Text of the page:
By next year, the structure will be torn down for a Union Market-style development that will include Blackford’s sprawling food hall touting Black-owned businesses, Market 7. The project will be a beacon for Wards 7 and 8, which have only three major grocery stores serving more than 150,000 residents, most of whom are African American. The wards are commonly known as food deserts, though Blackford says “food apartheid” is a more accurate term.
“Food apartheid really takes into account the long history of discriminatory practices against communities of color, particularly Black communities via redlining and other economic disenfranchisement that really puts communities in positions that don’t allow them to attract major retailers to their particular parts of the city,” says Blackford, 31.
Blackford was inspired to create Market 7 while on a teaching trip to Ghana, where she saw firsthand how integral community markets were to underserved residents. In 2017, she began hosting pop-up markets in Ward 7 to prop up Black retailers and urban farmers before the Neighborhood Development Group offered her a dedicated space at its Benning Market development. In July, Essence awarded Blackford $150,000 to jump-start Market 7 as part of the magazine’s “Build Your Legacy” competition with Pine-Sol.
Market 7 will occupy Benning Market’s 7,000 square-foot lower-level space with a small community grocer and food incubators from across the African diaspora. On Blackford’s D.C. Dream Day she can be found — when she’s not fundraising for Market 7 — at her favorite spots in Wards 7 and 8, an area she’s long called home.
This is a Dream Day East of the River. It’s a sunny day; it’s Saturday. I would wake up right on time (8 a.m.) and by 9:30 a.m. my first stop would be to pick up a light breakfast at Catherine’s Kitchen. It’s a great cafe and diner in Ward 7 that does Latin, Caribbean and Southern-style soul food.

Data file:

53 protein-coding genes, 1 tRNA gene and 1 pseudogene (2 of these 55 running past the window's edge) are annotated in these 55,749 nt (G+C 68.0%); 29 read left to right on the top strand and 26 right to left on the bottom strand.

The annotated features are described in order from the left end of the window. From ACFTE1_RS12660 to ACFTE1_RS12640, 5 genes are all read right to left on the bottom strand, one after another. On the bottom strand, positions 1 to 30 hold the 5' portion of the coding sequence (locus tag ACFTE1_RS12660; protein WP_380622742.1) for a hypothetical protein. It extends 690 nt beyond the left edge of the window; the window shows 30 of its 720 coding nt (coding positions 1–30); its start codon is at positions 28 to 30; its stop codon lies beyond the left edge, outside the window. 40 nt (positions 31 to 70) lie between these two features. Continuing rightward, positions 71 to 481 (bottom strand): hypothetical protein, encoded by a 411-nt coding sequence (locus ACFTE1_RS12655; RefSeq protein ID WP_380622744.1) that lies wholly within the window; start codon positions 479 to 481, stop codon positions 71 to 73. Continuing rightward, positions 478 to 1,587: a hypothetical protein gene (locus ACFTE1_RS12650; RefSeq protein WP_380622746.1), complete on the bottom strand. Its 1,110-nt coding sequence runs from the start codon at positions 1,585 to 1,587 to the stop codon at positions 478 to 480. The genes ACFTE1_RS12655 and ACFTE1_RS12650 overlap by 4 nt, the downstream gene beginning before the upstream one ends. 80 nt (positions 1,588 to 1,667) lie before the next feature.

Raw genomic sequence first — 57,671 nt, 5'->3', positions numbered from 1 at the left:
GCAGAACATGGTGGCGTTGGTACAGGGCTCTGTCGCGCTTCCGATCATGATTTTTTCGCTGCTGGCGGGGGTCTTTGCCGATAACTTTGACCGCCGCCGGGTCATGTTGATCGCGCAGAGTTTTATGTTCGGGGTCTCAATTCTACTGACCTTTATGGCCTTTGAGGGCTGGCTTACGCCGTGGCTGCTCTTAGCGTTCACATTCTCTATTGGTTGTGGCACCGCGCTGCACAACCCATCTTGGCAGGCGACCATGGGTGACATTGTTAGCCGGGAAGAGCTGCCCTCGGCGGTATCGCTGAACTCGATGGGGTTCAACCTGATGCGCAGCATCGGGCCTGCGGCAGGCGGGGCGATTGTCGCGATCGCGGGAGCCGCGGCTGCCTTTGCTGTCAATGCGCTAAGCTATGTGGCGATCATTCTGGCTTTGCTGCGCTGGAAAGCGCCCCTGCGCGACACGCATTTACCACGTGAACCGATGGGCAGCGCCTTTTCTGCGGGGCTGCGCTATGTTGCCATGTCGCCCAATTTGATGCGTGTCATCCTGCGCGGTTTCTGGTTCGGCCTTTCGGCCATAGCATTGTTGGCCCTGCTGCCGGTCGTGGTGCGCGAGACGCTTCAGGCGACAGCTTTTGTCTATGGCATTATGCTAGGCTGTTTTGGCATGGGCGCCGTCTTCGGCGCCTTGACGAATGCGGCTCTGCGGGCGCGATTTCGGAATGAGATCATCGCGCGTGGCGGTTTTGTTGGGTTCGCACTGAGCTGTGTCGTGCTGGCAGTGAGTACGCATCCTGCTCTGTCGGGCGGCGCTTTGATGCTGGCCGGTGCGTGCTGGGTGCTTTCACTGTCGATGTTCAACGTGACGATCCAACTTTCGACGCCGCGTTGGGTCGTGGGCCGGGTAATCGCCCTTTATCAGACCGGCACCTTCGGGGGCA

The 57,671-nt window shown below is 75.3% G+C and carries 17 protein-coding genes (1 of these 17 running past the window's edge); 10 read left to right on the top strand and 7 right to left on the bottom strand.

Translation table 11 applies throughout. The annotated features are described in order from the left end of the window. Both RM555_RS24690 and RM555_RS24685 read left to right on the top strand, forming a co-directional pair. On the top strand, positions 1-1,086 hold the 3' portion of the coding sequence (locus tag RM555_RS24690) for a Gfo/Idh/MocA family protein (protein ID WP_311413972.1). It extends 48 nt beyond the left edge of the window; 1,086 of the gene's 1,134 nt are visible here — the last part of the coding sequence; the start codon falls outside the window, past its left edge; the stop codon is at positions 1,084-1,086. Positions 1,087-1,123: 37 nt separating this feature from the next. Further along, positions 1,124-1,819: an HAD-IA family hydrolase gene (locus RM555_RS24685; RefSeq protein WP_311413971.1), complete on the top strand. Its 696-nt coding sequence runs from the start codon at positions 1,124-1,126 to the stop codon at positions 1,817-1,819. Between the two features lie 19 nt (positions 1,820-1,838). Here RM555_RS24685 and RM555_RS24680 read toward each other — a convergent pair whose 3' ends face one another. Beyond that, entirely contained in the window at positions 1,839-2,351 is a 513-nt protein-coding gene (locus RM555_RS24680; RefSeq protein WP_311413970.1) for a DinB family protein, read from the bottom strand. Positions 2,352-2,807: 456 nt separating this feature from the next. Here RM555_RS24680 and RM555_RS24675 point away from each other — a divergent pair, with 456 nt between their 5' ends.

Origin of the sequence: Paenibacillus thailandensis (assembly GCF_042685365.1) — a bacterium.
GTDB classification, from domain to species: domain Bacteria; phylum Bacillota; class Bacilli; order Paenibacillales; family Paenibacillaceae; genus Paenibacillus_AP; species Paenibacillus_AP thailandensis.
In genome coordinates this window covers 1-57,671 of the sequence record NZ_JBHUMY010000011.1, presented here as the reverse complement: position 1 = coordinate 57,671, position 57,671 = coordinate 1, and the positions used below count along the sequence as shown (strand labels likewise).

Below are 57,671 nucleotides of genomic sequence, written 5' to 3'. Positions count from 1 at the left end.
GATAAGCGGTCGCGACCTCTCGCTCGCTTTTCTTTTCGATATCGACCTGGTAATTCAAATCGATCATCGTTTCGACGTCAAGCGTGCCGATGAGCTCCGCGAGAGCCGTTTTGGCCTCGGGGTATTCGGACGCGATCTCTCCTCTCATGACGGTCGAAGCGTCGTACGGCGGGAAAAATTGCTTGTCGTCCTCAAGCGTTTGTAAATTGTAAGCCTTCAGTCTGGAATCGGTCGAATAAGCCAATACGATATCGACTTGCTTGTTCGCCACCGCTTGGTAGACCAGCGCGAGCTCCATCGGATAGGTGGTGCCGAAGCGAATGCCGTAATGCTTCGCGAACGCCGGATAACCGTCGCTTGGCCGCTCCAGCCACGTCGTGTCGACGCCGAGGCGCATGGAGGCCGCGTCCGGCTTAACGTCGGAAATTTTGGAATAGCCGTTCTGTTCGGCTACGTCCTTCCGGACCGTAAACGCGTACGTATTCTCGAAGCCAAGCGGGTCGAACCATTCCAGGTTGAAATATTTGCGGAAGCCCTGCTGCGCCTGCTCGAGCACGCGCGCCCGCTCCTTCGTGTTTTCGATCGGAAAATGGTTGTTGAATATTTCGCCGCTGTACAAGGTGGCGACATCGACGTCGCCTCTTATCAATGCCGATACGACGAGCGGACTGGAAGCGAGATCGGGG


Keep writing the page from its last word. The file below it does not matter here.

And then I would end up at Dreaming Out Loud’s Farm at Kelly Miller. I haven’t been there yet, but I know the team over there so well and we were talking about doing a farmers market at Market 7. On my perfect day, I would go visit their farm and maybe get some produce if they have some available that I could pick up and do the farm tour that they do.
I would then go to the Hive 2.0, which is a co-working space. Sometimes I go there and work out of the room. In my dream, I’m working on a TV series because we sold an idea to some major network like Hulu or Food Network and do a series on food deserts and Black farmers and Black food businesses to amplify these voices. That hasn’t happened yet, but that’s like a dream for me.
The Hive 2.0 is right below the Anacostia Arts Center in Ward 8. Anacostia Arts Center has art exhibits but they also have . . . Black-owned businesses in that space. On my lunch break, I would go upstairs and go to MahoganyBooks and say hi to the owners and check out the new books they have. Then I would go to the vegan restaurant called ELife and get lunch there.
After going back and finishing up the meeting with my team, I would go back upstairs and stop at Nubian Hueman, because I want to pick up a candle for my house. Nubian Hueman is this great collective market in the Anacostia Arts Center that sells things from all over — you can get clothes, things for your kids. And the founder, Anika Hobbs, is awesome.
I’d also stop at the Fresh Foods Factory before leaving the door and grab a healthy snack. It’s a small grocery store in Ward 8 and it’s owned by a Black woman named Amanda Stephenson. They have this Ethiopian chips and dip combo that she sells at her store that’s so good, and I would probably grab that on my way home.
Then I would come home, drop my stuff off, and then end my day with a treat and get a Mani and pedi at Nailbed & Bar. It is a nail salon in Ward 7 that is Black-owned and [female]-owned. Then I would go home and end my day with some Netflix and munch on my snacks.